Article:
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  • M.K. Adams

Review: Malice by John Gwynne

Updated: May 23, 2020

Title: Malice

Series: The Faithful and the Fallen

Author: John Gwynne

Published: 2012

A Song of Ice and Fire, but with less dragons and more angels.

For a novel that was first published in 2012 I am genuinely shocked that Malice and its author John Gywnne don't have more national recognition. It's quite incredible that this was Gwynne's debut novel, because I can say with the utmost sincerity that it's an incredible book.

The story starts slow, with Gwynne taking his time to integrate you with his strong cast of characters that span much of a continent. Said world is rich with lore and culture, and over the course of the novel you will become well acquainted with many of its different regions and peoples. If you're a fan of series' such as A Song of Ice and Fire, the Darkwater Legacy or the Empirium Trilogy then you will love this book. Filled with giants, magic, warring nations, honourable knights, and politics, this book really does combine the best elements of the aforementioned.

Despite that slow start, once the story does start to ramp up it does it magnificently. Then you realise that all that time you spent ingratiating with the characters (both POV and supporting) has been worth it as now that events unfurl you undoubtedly care about each and every one of the people involved. It's been quite a while since I found myself caring about characters in a novel the way that I care about many within Malice. The range of emotions that he characters make you feel is really impressive, I can't remember a time before Malice where I was genuinely disappointed in a character, especially when I'm only one book into the series.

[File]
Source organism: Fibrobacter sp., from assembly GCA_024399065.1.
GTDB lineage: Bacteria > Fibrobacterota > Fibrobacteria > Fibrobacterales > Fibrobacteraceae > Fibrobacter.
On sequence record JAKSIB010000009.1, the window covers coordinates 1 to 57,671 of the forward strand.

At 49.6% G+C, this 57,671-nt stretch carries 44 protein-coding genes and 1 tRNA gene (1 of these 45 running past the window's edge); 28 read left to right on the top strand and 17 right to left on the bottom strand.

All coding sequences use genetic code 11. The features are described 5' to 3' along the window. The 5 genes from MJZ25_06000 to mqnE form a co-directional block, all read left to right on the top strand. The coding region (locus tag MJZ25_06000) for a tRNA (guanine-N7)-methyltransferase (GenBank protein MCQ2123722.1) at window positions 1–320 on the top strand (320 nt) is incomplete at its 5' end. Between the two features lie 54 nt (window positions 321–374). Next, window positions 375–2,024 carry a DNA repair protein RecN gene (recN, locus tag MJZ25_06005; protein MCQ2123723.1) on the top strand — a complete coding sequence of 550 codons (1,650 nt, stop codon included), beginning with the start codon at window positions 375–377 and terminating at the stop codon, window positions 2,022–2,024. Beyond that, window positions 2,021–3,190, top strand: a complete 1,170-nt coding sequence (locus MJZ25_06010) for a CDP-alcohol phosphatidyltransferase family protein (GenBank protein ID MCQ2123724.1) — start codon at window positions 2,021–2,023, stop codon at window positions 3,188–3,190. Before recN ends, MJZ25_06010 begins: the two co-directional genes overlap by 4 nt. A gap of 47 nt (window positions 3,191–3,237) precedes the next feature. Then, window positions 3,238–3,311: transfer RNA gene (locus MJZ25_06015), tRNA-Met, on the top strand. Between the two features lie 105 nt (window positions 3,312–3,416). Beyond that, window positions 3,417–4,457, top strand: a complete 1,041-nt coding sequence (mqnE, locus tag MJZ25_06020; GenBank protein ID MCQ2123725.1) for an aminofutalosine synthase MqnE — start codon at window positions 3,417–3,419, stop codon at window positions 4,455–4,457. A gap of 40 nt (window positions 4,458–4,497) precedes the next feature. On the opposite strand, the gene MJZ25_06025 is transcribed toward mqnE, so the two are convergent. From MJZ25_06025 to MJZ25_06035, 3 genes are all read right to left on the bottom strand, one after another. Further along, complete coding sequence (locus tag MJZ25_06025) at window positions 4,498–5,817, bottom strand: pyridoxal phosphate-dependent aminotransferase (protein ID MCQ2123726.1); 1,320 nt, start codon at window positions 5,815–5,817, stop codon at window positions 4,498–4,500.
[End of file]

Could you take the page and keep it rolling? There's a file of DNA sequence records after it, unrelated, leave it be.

This isn't to say that there weren't some characters that I preferred to others. Veradis and Corban are both very strong POV characters, but toward the end of the novel I certainly found myself more thoroughly invested in the Corban side of things. Out of all the characters he has the most development over this first novel, and I'm excited to see where his story goes. I also really enjoyed Cywen and Kastell's chapters, but wanted to see more from them. Particularly Kastell, who I thought could have done with two or three more chapters to really flesh him out so he reached the heights of the others.

Camlin and Evins I would consider as more of supporting characters, despite being POV chapters, but that's not to take anything away from them, they're still very fun characters and Evnis in-particular adds a lot of intrigue. The rest of the cast, too numerous to mention here, round out a well thought out and realistic world. Not everyone in the world is going to be a hero, and not everyone in the world is going to miraculously make it out alive.

The political intrigue is well built, and much like A Song of Ice and Fire, serves as a very well thought out screen to shield the real threat lurking in the background. I found that I was invested in the outcomes of each kingdom, cheering on various kings and rooting against others.

Overall I found Malice to be a thoroughly enjoyable read and I am SO please that I joined the party late, as now I don't have to wait for the next book. If you're a fan of the fantasy genre then this book (and probably series) is a must.

Rating: 9/10

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